It was a rough winter for many hay fields in northern Ohio. Considering the stressful conditions last year, followed by a cold and wet winter, it is not surprising that many forage stands took a beating this winter.
Alfalfa fields seem to be the hardest hit. The 2007 Easter freeze followed by very dry conditions in 2007, left alfalfa stands in a weakened state going into the winter.
In northeast Ohio, the most common injury in alfalfa has been due to frost heaving.
Where a late fall harvest was made, no plant cover was left to insulate against alternative freeze-thaw cycles. The result was severe heaving, especially where drainage was not excellent.
Research has demonstrated that early November harvests can dramatically increase heaving in alfalfa stands compared with where a late harvest is not made. This was observed this year, but in some cases, heaving occurred even where adequate fall growth was left on the field going into the winter.
In northwest Ohio, there are many alfalfa hay fields that suffered severe winter injury without heaving. The warm temperatures and very wet soil conditions late last fall reduced the ability of alfalfa to harden off properly.
As a result, the plants developed less tolerance to cold temperatures.
The big snow melts and heavy rains during in the winter in northwest Ohio also contributed to lack of oxygen in the root zone, which put the plants under additional stress during the winter.
Grasses across the state showed slow spring recovery this year. This was likely due to overgrazing last year as well as the stressful winter conditions.
A careful inspection of all forage stands at this point in time is very important. A “windshield inspection” is inadequate to accurately assess the health of stands.
Walk your fields and get a broad view to determine whether spring growth appears uniform. Then take a closer look at the condition of individual plants. In alfalfa, plants with crowns heaved up 2 or more inches are already dead, or are in the process of desiccating and will soon die.
Plants that are heaved 1 inch or less will continue to grow and produce yield this year, but not to their full potential. Slightly heaved plants are more prone to desiccation and injury by wheel traffic, or to being cut off below the crown by harvesters.
Stands entering the winter with elevated crowns are likely to suffer above-average winterkill.
In fields with moderate heaving, plan on harvesting at a later stage than normal (bloom stage) and raise the cutter bar at harvest sufficiently to clear the crowns.
If plants settle back into the soil during the year, stands should survive until next year. Stands entering the winter with elevated crowns are likely to suffer above-average winterkill.
To evaluate forage stands, estimate the number of live plants per square foot. Second-year stands (seeded last year) should have 10 to 12 plants per square foot, and third year or older stands should have five to six plants per square foot for optimal yield potential.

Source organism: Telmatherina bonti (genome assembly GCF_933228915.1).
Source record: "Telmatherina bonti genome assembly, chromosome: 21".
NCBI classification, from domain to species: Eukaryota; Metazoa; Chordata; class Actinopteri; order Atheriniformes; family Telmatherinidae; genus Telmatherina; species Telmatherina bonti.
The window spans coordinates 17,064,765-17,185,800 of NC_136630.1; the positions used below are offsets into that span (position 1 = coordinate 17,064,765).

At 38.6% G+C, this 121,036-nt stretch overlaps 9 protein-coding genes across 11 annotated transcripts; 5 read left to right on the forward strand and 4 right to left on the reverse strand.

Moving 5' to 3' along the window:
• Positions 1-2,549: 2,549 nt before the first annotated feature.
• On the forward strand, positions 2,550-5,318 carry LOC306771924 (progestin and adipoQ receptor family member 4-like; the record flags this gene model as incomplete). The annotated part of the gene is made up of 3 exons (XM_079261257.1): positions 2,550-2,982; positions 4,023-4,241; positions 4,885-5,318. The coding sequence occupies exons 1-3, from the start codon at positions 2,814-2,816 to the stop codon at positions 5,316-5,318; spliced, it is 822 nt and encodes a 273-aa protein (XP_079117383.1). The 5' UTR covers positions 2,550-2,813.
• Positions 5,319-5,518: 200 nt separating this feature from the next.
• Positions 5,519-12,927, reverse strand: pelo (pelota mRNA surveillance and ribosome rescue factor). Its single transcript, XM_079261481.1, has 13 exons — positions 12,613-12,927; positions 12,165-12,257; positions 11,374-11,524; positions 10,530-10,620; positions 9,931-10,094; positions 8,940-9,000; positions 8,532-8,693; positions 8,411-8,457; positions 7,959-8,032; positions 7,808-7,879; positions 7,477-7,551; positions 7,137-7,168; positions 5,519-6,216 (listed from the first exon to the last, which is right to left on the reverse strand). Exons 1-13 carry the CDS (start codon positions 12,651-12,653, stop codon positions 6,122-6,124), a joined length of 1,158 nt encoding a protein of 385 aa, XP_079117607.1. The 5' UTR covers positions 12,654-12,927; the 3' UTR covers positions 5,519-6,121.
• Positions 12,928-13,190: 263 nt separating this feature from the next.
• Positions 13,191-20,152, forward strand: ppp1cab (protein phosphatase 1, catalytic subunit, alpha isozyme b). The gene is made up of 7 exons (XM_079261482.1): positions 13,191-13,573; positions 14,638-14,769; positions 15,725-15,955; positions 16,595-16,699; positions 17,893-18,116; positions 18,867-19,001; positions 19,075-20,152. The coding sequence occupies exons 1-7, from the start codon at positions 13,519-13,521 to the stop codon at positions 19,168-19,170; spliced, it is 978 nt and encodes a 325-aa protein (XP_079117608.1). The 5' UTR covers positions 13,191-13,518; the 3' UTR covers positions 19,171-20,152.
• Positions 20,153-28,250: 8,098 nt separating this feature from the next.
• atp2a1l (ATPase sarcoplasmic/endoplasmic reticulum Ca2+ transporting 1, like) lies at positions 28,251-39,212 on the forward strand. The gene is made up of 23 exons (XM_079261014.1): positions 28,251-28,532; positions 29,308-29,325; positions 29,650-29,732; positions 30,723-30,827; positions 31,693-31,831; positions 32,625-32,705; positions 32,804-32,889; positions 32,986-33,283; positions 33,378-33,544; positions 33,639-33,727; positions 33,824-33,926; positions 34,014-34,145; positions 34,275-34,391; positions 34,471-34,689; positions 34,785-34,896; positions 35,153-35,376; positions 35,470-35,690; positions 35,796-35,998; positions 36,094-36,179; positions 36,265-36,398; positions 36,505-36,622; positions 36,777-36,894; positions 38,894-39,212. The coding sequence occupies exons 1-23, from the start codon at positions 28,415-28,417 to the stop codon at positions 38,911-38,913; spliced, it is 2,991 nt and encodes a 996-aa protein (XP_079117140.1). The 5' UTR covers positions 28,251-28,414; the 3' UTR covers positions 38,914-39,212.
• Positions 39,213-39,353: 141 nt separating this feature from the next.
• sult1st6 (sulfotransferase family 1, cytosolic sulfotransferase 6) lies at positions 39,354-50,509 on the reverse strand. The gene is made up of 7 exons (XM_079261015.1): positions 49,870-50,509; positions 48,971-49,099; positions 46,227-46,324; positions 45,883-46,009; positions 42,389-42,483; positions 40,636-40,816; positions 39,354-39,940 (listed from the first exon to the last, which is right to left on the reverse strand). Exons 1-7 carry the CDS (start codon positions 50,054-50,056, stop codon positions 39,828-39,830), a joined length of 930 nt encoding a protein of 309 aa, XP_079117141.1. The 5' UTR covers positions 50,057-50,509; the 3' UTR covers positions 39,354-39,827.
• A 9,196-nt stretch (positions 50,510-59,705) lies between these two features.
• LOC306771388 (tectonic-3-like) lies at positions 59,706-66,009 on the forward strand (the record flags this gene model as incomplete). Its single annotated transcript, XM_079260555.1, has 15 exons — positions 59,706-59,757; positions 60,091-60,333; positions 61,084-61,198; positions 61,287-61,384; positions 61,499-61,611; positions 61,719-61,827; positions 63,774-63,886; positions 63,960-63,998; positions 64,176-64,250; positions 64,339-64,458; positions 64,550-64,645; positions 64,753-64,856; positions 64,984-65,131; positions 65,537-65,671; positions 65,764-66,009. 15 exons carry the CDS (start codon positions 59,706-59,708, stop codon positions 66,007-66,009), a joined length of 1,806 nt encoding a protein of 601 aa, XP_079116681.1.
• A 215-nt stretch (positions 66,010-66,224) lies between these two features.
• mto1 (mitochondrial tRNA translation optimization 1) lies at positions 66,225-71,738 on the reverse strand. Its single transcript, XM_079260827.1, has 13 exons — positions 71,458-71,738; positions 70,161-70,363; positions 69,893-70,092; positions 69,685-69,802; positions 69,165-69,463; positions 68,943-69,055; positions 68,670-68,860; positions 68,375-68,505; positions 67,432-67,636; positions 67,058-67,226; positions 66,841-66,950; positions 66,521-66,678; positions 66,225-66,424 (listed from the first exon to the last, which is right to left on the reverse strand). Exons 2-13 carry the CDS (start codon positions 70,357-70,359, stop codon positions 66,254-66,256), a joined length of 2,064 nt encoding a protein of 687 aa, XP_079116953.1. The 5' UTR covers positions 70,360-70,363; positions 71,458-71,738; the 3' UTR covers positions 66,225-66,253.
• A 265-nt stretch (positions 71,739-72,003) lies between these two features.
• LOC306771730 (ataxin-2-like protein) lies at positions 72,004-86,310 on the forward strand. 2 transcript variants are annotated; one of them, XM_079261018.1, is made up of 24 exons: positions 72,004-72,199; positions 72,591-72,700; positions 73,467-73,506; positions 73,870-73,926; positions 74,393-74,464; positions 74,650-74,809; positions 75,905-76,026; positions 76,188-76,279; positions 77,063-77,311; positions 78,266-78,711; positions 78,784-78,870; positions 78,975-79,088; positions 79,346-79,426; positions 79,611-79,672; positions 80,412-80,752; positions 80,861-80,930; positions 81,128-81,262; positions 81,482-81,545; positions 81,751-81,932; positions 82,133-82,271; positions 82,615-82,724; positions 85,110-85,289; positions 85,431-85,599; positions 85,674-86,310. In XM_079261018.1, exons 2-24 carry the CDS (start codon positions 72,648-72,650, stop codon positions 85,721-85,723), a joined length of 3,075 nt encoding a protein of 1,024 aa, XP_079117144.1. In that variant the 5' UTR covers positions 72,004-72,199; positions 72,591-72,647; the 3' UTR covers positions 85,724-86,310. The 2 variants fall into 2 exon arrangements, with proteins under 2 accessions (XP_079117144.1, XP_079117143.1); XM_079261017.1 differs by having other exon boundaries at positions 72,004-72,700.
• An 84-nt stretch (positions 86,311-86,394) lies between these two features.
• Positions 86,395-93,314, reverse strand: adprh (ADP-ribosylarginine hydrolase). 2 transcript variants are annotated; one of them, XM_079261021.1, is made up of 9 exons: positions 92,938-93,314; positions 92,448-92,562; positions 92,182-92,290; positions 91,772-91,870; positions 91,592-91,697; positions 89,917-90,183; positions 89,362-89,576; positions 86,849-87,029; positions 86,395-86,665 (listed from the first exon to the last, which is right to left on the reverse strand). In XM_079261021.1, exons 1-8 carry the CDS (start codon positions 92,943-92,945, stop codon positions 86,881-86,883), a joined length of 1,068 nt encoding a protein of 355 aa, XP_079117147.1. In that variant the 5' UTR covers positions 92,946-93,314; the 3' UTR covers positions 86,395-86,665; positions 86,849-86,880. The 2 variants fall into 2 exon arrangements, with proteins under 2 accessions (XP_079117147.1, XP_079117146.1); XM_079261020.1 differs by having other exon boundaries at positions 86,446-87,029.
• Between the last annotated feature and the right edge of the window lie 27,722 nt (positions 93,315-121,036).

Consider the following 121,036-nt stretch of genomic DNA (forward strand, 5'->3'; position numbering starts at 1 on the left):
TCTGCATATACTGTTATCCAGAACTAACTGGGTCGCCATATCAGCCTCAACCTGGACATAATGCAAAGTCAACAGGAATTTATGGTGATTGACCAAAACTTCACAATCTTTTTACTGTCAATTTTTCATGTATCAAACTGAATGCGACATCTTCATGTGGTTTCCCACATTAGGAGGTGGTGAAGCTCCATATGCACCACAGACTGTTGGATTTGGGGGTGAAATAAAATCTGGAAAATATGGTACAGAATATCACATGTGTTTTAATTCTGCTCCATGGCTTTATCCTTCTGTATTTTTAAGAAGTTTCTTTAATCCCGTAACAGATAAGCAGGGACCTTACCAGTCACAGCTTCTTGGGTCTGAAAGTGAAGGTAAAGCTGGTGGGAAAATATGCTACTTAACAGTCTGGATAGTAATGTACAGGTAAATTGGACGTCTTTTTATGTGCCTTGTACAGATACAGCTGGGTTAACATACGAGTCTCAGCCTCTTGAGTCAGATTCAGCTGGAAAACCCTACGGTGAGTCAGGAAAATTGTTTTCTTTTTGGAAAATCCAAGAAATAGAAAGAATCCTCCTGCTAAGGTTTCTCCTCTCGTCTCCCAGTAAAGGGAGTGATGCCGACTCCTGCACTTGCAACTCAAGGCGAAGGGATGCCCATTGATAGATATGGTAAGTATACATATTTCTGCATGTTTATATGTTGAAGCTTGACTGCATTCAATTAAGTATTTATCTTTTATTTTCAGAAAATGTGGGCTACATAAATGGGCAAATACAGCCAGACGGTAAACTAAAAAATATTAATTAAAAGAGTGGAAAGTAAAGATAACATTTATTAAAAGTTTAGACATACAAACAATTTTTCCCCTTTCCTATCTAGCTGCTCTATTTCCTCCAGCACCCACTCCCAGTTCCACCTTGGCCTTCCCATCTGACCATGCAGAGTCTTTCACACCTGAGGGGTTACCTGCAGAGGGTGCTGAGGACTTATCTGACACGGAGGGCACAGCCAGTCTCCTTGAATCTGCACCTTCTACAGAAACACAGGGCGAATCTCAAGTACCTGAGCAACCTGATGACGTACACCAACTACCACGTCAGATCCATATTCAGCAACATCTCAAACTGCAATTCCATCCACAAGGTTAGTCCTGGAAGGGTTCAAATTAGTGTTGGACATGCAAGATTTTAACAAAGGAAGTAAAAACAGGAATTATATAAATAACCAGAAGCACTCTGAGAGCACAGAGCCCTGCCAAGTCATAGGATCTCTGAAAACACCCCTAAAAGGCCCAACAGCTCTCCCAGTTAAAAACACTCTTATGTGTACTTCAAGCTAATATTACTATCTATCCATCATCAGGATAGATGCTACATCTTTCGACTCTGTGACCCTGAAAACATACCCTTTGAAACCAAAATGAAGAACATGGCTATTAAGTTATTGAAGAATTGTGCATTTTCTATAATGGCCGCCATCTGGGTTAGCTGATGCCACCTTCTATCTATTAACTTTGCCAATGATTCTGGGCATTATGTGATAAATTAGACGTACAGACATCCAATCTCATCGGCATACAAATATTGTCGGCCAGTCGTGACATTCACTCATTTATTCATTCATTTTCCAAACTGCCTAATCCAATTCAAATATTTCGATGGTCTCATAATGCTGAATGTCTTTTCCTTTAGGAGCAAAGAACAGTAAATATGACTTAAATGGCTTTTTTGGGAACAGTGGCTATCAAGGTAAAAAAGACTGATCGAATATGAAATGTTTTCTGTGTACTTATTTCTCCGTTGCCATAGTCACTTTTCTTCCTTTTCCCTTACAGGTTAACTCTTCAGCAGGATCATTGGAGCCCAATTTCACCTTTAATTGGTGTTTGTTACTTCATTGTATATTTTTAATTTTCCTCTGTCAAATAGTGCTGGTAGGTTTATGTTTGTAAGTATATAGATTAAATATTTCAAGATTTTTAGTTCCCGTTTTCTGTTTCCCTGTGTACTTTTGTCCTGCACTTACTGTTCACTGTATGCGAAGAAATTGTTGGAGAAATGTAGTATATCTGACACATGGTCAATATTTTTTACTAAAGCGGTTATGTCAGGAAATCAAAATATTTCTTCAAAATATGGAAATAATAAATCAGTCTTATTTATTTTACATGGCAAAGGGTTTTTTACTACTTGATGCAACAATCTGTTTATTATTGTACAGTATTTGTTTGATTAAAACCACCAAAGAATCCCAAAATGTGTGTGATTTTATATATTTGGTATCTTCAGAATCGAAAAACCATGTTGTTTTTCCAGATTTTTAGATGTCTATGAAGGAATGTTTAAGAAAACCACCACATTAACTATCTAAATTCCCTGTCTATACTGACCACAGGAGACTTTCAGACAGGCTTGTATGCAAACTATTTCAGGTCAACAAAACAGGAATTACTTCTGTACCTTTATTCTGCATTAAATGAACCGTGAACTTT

When making plant counts, consider only those plants that appear healthy with vigorous shoot growth. Visually estimate the ground cover of desirable forage plants as the stand develops 4 inches to 6 inches of growth.
Stands with more than 80 percent ground cover and good vigor will produce excellent yields; stands with 60-80 percent ground cover should produce fair yields; stands with 40-60 percent ground cover will probably produce yields in the 60 percent range of normal; and stands of 20-40 percent ground cover will yield less than half their normal potential.
Weeds will become a real problem in the thinner stands, and overseeding with grass or destroying the stand and rotating out to another crop should be considered.
One option to boost hay yield this year in winter-injured alfalfa stands is to interseed a small grain as soon as possible. Interseeding oat or triticale are both very good options, which will boost first-cutting yield.
Then, if the stand is to be kept for a couple years, interseed orchardgrass or another perennial grass of choice into the alfalfa right after an August cutting. Italian ryegrass is another good option for interseeding into damaged alfalfa north of Interstate 70 in Ohio.
If the stand is to be kept beyond this year, include orchardgrass or perennial ryegrass with the annual ryegrass. Sudangrass or sorghum-sudangrass can be interseeded into alfalfa in mid-May for increasing yield all summer.
Sudangrass will be a little easier to make dry hay with, but it is still difficult to dry. The stand should be cut while the sudangrass is in the vegetative stage before it gets too stemmy.
Making balage or grazing is usually a better option with the warm-season annual grasses. If the alfalfa stand is very poor and forage is really needed this year, rotating out to corn silage may be the best option, especially where silage harvesting is possible. Corn silage will produce high tonnage of energy dense feed.
In addition, nitrogen fertilization of corn after alfalfa can be drastically reduced. Corn after alfalfa rarely responds to more than 30 pounds of nitrogen applied as starter fertilizer.
Finally, keep in mind that a forage stand that is marginal and would not provide economical hay yields may still be profitable if it is harvested by grazing animals.
Interseeding an annual and perennial grasses and grazing the stand often can extend the stand’s useful life by a year or more.